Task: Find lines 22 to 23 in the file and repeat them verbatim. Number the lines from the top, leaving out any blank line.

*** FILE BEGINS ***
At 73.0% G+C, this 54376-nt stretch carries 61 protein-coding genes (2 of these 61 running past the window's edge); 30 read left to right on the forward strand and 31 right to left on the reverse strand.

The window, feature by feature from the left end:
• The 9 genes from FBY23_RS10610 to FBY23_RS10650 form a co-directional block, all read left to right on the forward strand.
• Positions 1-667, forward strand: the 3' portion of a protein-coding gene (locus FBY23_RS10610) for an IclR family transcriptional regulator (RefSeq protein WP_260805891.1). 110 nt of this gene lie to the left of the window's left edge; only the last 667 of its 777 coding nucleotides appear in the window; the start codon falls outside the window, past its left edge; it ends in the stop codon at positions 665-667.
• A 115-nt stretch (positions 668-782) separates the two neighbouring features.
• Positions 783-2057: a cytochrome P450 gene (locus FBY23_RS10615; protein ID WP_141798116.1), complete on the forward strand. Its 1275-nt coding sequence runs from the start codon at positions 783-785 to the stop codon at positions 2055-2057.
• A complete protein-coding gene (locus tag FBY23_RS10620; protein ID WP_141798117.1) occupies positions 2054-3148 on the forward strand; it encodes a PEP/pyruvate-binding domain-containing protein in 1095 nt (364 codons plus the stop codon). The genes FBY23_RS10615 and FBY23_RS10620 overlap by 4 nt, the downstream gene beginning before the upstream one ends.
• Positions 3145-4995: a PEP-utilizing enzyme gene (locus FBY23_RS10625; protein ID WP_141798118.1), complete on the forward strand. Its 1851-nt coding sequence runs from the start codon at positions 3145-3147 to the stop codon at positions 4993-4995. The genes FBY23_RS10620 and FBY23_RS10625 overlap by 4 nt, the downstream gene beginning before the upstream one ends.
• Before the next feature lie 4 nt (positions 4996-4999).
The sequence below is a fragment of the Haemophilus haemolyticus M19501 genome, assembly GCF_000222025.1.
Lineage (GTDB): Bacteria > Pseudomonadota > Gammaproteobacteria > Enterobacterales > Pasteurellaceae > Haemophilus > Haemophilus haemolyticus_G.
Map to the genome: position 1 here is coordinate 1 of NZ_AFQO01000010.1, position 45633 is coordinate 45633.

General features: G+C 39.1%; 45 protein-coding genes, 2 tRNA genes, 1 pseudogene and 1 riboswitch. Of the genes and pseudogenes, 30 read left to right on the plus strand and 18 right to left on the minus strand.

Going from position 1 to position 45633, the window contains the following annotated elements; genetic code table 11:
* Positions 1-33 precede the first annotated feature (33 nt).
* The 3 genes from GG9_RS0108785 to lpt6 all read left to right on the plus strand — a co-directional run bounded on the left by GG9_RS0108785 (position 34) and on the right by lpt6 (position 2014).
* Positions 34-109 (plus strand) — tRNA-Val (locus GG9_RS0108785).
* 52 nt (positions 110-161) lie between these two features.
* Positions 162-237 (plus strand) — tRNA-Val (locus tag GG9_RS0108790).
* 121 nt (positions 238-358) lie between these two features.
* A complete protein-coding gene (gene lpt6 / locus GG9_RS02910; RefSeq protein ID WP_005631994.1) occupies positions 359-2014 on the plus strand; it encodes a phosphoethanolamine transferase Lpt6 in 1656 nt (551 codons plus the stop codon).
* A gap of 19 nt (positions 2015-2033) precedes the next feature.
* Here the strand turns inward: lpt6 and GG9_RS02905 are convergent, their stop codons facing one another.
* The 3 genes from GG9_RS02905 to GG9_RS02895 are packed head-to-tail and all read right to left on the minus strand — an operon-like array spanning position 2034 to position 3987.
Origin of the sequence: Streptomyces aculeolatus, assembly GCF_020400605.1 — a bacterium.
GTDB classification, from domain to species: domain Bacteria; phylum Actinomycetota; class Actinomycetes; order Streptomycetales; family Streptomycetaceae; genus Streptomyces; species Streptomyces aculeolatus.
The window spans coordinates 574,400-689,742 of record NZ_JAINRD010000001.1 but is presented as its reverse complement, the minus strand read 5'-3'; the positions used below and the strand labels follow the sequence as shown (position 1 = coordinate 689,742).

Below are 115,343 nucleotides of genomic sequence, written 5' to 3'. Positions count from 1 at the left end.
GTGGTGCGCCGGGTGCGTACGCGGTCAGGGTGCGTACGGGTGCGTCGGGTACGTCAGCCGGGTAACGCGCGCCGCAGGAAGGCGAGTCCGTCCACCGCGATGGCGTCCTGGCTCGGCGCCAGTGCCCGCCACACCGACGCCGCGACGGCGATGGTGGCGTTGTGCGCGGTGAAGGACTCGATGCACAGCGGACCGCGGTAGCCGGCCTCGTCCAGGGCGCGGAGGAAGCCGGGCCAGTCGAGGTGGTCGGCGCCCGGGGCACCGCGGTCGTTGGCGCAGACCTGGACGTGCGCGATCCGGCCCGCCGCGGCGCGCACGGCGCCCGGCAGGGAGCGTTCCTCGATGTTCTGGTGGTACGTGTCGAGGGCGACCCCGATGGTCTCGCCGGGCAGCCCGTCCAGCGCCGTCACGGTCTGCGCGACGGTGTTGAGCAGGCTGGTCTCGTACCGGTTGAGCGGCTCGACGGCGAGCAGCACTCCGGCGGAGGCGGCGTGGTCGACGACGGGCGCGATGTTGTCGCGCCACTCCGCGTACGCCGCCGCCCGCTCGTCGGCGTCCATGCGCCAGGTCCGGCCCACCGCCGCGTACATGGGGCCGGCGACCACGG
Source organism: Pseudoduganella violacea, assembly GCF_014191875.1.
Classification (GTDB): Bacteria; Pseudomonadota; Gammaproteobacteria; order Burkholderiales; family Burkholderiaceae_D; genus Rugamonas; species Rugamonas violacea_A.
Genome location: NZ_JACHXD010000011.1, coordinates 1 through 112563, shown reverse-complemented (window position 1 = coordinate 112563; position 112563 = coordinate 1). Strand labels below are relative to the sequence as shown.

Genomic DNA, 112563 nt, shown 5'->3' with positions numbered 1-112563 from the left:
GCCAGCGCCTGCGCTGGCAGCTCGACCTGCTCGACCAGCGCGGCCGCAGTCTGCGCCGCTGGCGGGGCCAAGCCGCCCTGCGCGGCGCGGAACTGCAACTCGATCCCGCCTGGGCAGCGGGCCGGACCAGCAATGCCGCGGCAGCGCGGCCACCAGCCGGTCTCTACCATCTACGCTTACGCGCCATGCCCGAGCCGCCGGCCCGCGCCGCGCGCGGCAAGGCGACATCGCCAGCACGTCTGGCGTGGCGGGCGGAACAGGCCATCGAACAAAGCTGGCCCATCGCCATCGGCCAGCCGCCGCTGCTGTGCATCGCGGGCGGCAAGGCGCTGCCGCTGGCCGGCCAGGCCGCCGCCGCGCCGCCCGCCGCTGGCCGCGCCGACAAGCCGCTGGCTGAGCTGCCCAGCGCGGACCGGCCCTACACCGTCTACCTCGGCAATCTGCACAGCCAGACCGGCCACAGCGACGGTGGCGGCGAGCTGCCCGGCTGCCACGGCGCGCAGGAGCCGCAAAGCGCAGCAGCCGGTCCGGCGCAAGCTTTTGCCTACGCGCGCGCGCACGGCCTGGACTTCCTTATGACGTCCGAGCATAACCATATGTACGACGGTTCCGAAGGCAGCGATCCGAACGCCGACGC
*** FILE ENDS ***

* A gap of 19 nt (positions 2015-2033) precedes the next feature.
* Here the strand turns inward: lpt6 and GG9_RS02905 are convergent, their stop codons facing one another.